GRETNA, La. - A 25-year-old woman was strolling her young son with a man who had a previous history of beating her when at some time he took out a knife and fatally stabbed her 29 times in the "torso, head and face area," according to Gretna Police Operations Commander Russell Lloyd.
Traniel Gray died of her injuries. Her young son was able to climb out of his stroller and was found crying near his mother's body, according to police.
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The man accused of the crime - 41-year-old Damone Ussin - is said to have had a 'dating' relationship with the victim. Lloyd said he was not the father of the child.
Wakesha Gray, the sister of the victim, returned to the scene of the crime Friday, but had a hard time containing her emotions.
"I don't know what to say - I don't know what to say," she muttered. "He didn't have to do this. He didn't have to stab her so many times. He didn't have to kill her. She walked away from him and he ran behind her."
Due to an investigation of a previous incident involving Gray, Ussin had a restraining order against him by Gray, according to the police.
The incident occurred around 5 a.m. in the 1200 block of Amelia Street.
"It was very gruesome," said Lloyd.
The Department of Family Services is currently caring for the child.
Police said they identified Ussin as a suspect from interviews and crime cameras nearby.
Ussin was arrested on second-degree murder counts in the 800 block of 5th Street in Harvey around 11 p.m. Thursday.
Ussin has previous arrests for aggravated battery, several narcotics violations, several simple battery charges and numerous other misdemeanors.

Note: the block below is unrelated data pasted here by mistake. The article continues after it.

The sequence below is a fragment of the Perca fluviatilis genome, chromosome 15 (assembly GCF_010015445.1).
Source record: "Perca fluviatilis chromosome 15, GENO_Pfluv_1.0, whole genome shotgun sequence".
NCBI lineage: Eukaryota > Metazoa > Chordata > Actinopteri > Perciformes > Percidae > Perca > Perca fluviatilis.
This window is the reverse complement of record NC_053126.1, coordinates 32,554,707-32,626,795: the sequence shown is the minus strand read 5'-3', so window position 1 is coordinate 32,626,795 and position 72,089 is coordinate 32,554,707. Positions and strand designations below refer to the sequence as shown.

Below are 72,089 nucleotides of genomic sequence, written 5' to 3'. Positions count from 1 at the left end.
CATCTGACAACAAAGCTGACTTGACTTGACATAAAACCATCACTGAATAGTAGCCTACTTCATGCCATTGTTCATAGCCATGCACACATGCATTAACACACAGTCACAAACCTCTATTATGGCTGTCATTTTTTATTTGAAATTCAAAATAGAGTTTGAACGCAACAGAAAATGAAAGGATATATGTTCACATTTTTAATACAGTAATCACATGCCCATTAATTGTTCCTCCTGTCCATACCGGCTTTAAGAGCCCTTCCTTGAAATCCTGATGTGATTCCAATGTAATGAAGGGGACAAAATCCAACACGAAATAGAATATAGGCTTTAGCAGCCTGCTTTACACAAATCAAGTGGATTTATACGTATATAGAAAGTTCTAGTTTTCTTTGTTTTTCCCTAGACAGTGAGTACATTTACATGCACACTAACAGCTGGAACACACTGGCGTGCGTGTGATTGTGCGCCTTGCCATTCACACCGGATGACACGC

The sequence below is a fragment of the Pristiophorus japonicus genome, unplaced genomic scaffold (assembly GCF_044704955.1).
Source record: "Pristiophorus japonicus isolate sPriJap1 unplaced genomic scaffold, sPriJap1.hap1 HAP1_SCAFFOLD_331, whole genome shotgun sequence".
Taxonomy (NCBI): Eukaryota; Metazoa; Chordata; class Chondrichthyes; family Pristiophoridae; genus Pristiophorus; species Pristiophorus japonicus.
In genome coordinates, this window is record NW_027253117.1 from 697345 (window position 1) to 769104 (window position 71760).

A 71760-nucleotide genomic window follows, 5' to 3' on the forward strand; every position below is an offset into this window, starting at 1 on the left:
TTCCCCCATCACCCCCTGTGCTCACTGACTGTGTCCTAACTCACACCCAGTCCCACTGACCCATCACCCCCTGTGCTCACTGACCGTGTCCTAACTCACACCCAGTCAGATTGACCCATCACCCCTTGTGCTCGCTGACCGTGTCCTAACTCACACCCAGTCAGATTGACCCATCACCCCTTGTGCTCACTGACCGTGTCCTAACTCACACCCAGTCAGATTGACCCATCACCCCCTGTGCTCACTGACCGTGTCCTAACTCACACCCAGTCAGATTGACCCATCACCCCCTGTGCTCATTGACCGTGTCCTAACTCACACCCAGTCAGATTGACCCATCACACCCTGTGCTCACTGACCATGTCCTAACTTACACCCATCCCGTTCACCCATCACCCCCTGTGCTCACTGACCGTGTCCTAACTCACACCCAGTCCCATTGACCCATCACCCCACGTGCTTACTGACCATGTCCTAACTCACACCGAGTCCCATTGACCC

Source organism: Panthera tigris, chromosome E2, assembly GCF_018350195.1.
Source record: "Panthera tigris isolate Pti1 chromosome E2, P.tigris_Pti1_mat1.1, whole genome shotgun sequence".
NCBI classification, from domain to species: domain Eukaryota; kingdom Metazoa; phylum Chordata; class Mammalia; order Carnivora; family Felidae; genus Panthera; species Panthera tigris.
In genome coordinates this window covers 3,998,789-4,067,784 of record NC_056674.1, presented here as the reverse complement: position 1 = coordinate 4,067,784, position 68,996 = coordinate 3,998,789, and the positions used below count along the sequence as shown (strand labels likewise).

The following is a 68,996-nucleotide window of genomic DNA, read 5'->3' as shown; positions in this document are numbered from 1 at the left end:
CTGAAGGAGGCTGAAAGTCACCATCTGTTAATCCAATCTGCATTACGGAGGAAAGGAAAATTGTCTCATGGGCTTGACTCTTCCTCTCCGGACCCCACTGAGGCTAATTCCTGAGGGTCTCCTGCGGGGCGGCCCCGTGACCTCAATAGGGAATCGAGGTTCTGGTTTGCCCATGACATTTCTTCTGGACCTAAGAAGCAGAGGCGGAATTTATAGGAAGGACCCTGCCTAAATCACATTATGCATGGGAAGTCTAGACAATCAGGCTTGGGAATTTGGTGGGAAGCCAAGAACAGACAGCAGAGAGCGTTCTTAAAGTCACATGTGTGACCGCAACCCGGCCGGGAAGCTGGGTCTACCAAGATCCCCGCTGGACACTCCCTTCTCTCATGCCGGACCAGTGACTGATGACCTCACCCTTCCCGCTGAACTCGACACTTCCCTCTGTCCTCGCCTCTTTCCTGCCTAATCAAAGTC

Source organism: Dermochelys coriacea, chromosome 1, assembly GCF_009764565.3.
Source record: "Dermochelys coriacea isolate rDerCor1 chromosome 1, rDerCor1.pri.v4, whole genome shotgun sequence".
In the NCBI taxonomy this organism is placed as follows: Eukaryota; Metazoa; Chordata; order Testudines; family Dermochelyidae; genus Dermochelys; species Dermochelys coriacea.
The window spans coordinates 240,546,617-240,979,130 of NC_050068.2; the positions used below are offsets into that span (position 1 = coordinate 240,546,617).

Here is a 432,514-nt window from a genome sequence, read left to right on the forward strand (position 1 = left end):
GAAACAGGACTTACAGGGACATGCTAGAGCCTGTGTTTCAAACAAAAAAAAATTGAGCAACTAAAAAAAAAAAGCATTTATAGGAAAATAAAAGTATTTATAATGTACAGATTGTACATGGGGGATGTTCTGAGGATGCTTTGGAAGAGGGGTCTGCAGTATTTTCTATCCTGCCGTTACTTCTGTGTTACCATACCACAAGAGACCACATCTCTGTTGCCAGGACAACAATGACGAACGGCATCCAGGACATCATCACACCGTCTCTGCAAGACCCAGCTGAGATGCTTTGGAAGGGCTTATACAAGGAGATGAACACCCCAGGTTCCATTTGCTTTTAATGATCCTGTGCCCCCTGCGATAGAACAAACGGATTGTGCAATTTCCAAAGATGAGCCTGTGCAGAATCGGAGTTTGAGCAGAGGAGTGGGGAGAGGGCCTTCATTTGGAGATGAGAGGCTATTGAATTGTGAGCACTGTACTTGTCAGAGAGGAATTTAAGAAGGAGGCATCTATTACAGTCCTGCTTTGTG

The Metro Center for Community Advocacy provides services and group support to domestic violence survivors. In Louisiana, they know, domestic abuse is a serious problem.
"It's a high amount, compared to other states," Young said.
Last year, a report released by the Violence Policy Center showed Louisiana ranked 3rd in the nation for men murdering women.
The Governor signed several bills this year expanding domestic violence laws. Still, advocates sasy they need stronger protection.
"I think we need more shelter space. We need more help for women who want to set up residence to have access to affordable housing, because even if they were working and sharing expenses with a partner, it's hard to live on one salary if they decide to leave, especially if they have young children," Shirley Young said.
"Once you're capable of raising your hand, then that's who you are! Once you recognize that that person is capable of that, then they're going to be capable of it. Maybe that's time to start thinking about things," Vince Castillo, Legal Advocate with Metro Center for Community Advocacy said.